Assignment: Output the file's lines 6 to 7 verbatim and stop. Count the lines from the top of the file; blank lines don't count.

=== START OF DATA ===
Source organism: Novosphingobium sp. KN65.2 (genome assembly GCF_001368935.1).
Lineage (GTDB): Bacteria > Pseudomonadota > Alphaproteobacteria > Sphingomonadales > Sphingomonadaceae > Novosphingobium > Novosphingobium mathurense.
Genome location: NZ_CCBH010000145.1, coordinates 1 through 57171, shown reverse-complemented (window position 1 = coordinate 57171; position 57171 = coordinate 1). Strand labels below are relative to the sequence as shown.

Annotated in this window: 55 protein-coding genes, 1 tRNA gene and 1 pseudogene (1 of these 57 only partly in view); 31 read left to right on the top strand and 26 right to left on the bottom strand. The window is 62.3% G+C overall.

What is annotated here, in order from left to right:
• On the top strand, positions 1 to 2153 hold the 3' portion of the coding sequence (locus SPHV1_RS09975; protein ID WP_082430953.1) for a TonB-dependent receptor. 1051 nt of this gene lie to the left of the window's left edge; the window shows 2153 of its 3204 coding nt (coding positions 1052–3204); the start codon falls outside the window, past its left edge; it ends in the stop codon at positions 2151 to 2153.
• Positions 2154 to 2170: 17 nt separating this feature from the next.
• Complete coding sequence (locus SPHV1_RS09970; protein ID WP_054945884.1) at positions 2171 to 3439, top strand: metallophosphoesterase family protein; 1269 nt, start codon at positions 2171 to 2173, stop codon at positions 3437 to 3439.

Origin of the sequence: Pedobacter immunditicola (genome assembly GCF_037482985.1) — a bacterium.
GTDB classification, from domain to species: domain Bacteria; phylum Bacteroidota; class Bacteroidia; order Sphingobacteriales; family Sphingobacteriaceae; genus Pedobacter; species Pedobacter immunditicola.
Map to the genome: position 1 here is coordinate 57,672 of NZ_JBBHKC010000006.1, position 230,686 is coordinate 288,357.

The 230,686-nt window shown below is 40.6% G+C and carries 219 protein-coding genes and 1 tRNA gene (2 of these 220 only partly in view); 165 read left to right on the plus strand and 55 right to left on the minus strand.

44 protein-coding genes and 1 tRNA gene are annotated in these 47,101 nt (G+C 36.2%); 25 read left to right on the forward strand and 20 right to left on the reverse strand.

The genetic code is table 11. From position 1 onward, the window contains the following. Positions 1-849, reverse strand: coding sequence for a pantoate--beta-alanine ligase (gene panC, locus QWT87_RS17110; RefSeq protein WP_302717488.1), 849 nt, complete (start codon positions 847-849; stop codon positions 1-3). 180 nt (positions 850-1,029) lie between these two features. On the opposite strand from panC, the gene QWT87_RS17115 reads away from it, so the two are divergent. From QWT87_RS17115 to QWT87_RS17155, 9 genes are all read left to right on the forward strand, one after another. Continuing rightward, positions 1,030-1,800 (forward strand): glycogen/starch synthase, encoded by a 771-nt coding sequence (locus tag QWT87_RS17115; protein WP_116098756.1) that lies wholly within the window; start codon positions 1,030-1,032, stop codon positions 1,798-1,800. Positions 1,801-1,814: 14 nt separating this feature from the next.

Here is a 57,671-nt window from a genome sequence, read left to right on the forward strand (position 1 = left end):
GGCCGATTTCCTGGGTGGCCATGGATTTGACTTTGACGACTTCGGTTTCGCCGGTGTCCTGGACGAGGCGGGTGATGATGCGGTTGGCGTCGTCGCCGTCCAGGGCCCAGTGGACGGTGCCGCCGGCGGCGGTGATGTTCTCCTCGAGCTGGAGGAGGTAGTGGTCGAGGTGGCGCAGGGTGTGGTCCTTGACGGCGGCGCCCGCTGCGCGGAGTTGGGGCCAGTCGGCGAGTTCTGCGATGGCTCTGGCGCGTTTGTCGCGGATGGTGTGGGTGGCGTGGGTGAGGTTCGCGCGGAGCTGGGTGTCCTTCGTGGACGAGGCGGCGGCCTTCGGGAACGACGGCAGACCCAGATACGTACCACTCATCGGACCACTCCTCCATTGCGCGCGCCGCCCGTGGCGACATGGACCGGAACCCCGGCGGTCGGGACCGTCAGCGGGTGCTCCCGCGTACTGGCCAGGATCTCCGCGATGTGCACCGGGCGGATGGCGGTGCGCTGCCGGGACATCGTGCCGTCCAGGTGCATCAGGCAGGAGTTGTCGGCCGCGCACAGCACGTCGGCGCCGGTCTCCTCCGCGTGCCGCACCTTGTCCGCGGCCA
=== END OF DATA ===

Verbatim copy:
• On the top strand, positions 1 to 2153 hold the 3' portion of the coding sequence (locus SPHV1_RS09975; protein ID WP_082430953.1) for a TonB-dependent receptor. 1051 nt of this gene lie to the left of the window's left edge; the window shows 2153 of its 3204 coding nt (coding positions 1052–3204); the start codon falls outside the window, past its left edge; it ends in the stop codon at positions 2151 to 2153.
• Positions 2154 to 2170: 17 nt separating this feature from the next.